So what do we do? Two things. First, we unleash smart young academics to study the mechanisms behind these observed differences. This can only partially be achieved by sitting behind a computer screen and must involve broader social science research and community engagement. If the underlying causes of the gap can be found, policymakers can attempt to craft solutions. Second, we think carefully about the implications for price-based policies in particular and how they affect households differently. What we learned from Eva here is that so long as this energy cost inequity persists, any future carbon/energy tax, or other policy that raises energy costs, is likely to increase energy expenditures more for Black households – especially poor ones – than for white households in the same income bin. And that’s just wrong.  

Keep up with Energy Institute blogs, research, and events on Twitter @energyathaas.

Suggested citation: Auffhammer, Maximilian. “Consuming Energy While Black” Energy Institute Blog, UC Berkeley, June 22, 2020, https://energyathaas.wordpress.com/2020/06/22/consuming-energy-while-black/

Maximilian Auffhammer View All

Maximilian Auffhammer is the George Pardee Professor of International Sustainable Development at the University of California Berkeley. His fields of expertise are environmental and energy economics, with a specific focus on the impacts and regulation of climate change and air pollution.

8 thoughts on “Consuming Energy While Black Leave a comment

  1. Gene-

    Way back when (2006) my local permitting organization encouraged residential PV. The permit process was very straightforward, the fees were minimal ($250 bucks) and the cycle time for approving documentation was under 24 hours!

    PG&E’s approval process on the other hand was SLOW. It took about 4 weeks during a heat wave for them to sign off on our system after they got all the paperwork. I am not familiar with the permit fees these days, but when I looked into adding some panels a few years back with or without back up capabilities the deception (1) of the firms, AND NGO’s, pitching alternatives brought to mind the buyer beware warnings on evaluating new technologies when rate designs are changing (2).

    Thanks for the link to your site as I found the frequency article/post insightful!

    1) https://journals.sagepub.com/doi/abs/10.1177/1532440020925723?journalCode=spaa
    2) https://issues.org/post-normal-science-for-pandemic-recovery/#

  2. Maximilian, the fact that black- and Hispanic-owned homes are less likely to install solar panels, and sell their extra electricity back to the grid at retail rates, might have something to do with it. In most NERC subregions in the U.S., they’re cross-subsidizing more affluent, white homeowners – paying more than their fair share for grid maintenance and administrative expenses of utilities, on which both groups depend for a reliable supply of electricity:

    “A study recently published in Nature Sustainability highlights the fact that communities of color are also disproportionately missing out on the benefits of rooftop solar power.”

    “Led by Deborah Sunter, an engineering professor at Tufts University, the research team found that black- and Hispanic-majority census tracts have much lower rates of adopting rooftop photovoltaics (PV) than majority-white or no-majority tracts. Sunter’s team used data from Google’s Project Sunroof, which uses machine learning and satellite imagery to track existing rooftop solar arrays around the country, and from the Census Bureau’s 2009–2013 American Community Survey. The Google data included some 60 million roofs and 2 million solar installations.”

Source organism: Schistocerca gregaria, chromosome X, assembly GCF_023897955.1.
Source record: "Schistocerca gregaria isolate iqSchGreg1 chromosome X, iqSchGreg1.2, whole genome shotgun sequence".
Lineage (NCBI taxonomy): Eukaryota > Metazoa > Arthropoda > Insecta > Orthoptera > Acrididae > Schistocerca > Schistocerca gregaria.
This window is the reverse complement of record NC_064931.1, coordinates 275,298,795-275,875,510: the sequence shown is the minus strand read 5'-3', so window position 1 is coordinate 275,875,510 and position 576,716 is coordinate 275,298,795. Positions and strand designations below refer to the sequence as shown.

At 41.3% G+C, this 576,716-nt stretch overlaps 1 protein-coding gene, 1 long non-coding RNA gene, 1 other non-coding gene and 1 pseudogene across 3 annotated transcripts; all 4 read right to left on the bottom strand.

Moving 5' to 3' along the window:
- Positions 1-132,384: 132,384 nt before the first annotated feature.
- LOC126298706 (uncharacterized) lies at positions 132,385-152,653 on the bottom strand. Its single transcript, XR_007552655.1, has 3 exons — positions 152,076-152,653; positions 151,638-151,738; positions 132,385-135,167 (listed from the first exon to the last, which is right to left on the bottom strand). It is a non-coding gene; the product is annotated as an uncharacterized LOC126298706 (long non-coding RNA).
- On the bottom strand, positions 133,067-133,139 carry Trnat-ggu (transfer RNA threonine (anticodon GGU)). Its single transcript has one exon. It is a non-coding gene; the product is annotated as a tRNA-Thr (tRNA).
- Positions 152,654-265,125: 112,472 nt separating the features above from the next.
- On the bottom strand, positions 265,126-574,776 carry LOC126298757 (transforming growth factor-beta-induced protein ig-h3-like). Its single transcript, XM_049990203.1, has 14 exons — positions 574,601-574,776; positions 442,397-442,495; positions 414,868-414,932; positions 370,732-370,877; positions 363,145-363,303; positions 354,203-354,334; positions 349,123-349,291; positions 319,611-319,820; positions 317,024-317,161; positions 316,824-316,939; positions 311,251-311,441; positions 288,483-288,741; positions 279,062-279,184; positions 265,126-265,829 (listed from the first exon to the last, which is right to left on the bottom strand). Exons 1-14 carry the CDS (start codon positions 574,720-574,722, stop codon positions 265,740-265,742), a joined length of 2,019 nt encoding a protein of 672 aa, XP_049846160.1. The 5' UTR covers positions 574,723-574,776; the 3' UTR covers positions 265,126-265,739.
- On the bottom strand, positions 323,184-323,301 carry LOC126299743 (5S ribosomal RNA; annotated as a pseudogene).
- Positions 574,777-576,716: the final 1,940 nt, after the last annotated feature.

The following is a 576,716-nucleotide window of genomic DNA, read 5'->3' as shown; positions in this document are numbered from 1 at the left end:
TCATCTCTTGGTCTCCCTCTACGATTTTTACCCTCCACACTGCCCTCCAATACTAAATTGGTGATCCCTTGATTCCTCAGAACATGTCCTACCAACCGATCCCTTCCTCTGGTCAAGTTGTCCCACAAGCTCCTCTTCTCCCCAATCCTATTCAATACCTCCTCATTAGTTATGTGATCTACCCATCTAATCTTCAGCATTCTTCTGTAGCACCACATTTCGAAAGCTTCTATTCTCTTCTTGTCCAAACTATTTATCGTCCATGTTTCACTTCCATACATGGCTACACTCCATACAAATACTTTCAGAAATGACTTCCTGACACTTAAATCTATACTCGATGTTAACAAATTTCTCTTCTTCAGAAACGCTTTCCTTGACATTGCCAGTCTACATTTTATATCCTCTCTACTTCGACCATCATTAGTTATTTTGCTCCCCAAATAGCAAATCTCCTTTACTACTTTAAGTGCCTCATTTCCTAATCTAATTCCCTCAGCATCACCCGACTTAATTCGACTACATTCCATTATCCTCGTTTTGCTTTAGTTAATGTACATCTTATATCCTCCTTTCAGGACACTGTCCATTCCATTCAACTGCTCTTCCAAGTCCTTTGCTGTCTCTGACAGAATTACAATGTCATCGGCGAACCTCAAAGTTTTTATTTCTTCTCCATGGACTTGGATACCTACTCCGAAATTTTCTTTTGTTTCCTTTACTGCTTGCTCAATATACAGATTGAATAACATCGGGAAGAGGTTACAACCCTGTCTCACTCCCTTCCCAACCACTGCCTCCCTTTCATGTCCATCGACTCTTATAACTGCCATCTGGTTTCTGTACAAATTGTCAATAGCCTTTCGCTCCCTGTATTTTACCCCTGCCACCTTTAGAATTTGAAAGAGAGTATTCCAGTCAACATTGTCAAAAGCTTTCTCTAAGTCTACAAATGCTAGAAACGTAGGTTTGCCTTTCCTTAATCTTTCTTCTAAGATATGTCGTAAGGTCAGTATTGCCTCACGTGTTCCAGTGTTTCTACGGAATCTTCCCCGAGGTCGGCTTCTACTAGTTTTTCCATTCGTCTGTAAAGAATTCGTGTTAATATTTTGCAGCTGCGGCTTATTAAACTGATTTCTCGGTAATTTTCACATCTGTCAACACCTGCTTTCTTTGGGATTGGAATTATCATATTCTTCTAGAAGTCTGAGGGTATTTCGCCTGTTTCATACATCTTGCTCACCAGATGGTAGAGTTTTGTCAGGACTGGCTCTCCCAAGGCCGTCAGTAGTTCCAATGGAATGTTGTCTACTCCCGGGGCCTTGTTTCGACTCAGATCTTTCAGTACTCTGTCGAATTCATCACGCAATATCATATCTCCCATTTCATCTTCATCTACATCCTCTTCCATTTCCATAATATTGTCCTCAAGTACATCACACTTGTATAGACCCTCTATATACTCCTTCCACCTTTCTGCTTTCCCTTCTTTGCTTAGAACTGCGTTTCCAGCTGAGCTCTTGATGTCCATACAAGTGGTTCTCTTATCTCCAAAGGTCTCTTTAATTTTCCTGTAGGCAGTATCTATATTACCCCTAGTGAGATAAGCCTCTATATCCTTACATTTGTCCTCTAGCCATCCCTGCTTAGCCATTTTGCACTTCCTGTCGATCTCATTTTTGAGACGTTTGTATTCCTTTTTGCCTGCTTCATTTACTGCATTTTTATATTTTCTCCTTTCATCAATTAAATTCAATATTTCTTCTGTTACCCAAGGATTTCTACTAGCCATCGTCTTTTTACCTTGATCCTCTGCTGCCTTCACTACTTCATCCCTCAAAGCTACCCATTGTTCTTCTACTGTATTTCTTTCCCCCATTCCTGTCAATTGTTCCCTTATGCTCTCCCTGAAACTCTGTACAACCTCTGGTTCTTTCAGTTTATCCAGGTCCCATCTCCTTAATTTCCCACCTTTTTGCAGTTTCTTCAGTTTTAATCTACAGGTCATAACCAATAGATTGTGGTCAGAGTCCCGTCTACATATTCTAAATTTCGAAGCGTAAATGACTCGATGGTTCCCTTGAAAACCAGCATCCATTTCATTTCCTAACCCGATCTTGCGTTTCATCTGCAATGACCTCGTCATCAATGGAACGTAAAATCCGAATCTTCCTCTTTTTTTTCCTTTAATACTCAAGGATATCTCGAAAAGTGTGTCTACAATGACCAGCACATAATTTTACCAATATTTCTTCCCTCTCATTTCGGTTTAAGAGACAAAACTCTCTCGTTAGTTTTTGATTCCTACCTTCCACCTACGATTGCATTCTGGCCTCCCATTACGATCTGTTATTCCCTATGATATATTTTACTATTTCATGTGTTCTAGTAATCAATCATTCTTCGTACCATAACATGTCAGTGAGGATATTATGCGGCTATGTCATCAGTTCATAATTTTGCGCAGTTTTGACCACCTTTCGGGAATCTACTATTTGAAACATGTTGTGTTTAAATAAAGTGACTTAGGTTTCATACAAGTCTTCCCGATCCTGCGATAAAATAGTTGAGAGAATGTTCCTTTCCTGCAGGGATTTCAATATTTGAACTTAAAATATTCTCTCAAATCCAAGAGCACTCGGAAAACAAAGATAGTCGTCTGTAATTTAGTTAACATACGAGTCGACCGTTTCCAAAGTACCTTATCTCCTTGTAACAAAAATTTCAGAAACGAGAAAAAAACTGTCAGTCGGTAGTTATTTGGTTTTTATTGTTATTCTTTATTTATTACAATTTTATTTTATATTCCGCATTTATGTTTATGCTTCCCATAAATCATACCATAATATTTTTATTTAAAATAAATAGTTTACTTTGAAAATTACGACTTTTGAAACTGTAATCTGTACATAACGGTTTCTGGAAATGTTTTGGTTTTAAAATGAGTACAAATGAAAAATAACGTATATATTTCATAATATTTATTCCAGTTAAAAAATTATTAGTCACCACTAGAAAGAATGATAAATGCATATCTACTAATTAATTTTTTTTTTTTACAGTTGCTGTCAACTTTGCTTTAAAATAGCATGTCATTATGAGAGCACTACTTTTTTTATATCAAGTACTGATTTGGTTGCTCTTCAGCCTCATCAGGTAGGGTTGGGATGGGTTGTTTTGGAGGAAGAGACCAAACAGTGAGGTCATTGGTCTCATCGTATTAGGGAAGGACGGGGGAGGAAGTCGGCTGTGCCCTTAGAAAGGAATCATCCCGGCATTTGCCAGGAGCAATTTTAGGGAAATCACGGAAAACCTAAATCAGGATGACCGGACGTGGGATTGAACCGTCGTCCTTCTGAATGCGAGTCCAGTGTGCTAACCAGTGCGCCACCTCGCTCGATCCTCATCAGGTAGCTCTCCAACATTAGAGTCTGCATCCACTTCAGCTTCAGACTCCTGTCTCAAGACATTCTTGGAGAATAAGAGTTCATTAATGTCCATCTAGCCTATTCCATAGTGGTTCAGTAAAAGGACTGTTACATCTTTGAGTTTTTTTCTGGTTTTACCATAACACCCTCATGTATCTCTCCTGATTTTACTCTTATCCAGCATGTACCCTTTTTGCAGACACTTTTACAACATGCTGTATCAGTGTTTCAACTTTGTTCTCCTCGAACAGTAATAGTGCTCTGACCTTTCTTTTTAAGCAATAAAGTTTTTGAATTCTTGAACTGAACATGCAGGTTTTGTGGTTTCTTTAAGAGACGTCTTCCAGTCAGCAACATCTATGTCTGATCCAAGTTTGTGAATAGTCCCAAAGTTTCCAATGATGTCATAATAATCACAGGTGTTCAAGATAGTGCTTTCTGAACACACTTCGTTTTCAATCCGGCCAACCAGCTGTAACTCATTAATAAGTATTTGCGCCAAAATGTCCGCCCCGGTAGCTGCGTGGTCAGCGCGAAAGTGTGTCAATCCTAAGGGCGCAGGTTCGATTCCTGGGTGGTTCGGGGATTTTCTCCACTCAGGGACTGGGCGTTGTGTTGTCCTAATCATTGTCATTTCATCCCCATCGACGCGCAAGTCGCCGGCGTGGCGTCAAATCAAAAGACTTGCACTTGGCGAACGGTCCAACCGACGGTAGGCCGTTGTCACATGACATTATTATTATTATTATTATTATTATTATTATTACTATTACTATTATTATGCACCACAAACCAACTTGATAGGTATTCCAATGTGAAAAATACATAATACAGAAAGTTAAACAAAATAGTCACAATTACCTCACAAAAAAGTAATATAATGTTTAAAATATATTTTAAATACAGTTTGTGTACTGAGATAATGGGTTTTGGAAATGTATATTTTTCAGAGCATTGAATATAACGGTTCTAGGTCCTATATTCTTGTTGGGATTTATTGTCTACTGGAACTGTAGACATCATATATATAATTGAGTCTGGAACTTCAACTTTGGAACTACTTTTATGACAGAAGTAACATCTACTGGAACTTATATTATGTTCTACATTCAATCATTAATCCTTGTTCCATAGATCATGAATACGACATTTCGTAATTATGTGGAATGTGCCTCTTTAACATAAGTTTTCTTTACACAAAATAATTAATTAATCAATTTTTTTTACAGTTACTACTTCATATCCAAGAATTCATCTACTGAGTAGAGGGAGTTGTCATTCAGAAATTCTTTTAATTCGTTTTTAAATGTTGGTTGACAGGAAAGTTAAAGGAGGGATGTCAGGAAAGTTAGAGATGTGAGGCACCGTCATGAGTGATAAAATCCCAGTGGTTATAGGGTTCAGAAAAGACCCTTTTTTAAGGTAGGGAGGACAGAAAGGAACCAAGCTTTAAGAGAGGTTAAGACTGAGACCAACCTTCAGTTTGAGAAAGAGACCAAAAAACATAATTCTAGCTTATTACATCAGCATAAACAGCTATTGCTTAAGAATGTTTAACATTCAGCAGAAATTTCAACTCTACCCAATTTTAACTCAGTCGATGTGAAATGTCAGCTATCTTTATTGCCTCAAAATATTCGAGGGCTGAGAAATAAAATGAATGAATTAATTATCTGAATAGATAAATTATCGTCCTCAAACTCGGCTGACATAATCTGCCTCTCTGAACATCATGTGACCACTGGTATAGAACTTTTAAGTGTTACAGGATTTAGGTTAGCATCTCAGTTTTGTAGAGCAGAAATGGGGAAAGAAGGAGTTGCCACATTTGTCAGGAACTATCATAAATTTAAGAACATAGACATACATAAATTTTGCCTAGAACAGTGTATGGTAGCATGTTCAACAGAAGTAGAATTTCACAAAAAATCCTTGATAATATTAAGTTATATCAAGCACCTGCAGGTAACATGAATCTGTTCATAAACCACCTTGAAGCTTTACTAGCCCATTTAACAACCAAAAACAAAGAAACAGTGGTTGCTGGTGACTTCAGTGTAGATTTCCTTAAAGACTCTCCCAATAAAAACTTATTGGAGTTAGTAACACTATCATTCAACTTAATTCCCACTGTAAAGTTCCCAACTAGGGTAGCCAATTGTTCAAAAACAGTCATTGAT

“‘[We found that] African American- and Hispanic-majority communities are installing less solar, even at the same household income and rate of homeownership than white-majority communities and communities that don’t have a single majority,’ Sunter said.'”

    Solar Power Benefits Aren’t Reaching Communities of Color
    https://grist.org/article/solar-power-benefits-arent-reaching-communities-of-color/

    • Refusing to participate in cross subsidies is a very odd explanation for low participation rates.

      The most straight forward explanation is that Black households have about one-tenth of the wealth held by White households (and Latinos are similarly depressed). These households are much less likely to own their homes. They don’t control the decision to install solar panels; landlords do. This is a classic agency problem where tenants could benefit but landlords don’t act on it because they don’t see much of that benefit themselves.

      • “Refusing to participate in cross subsidies is a very odd explanation for low participation rates.”
        I have no idea what point you’re trying to make. Minority customers likely don’t know they’re cross-subsidizing white customers.

        “The most straight forward explanation is that Black households have about one-tenth of the wealth held by White households..”
        That’s been accounted for:
        “‘..even at the same household income and rate of homeownership than white-majority communities…”

        Please read my post before responding. Better yet, read the study – this one’s free.

  3. It might be revealing to see energy consumption by activity. For instance, cooking energy could be one that may be culturally different between the races and what happens when other races are also controlled for?

    I look forward to reading the final paper!
    Sudatta Ray

  4. Here in Austin Tx rich folks can install solar panels to lower their bills. But the rules Austin imposes are only good if you have a large home and are rich. Poor folks are left out because we do not have a low cost way for poorer families to install their own solar panels. The reason for a higher cost of solar panels in the US is described here:
    https://www.greentechmedia.com/articles/read/how-to-halve-the-cost-of-residential-solar-in-the-us
    Thanks for your post pointing out some reasons low income folks pay more.
    Dr Gene Preston
    https://egpreston.com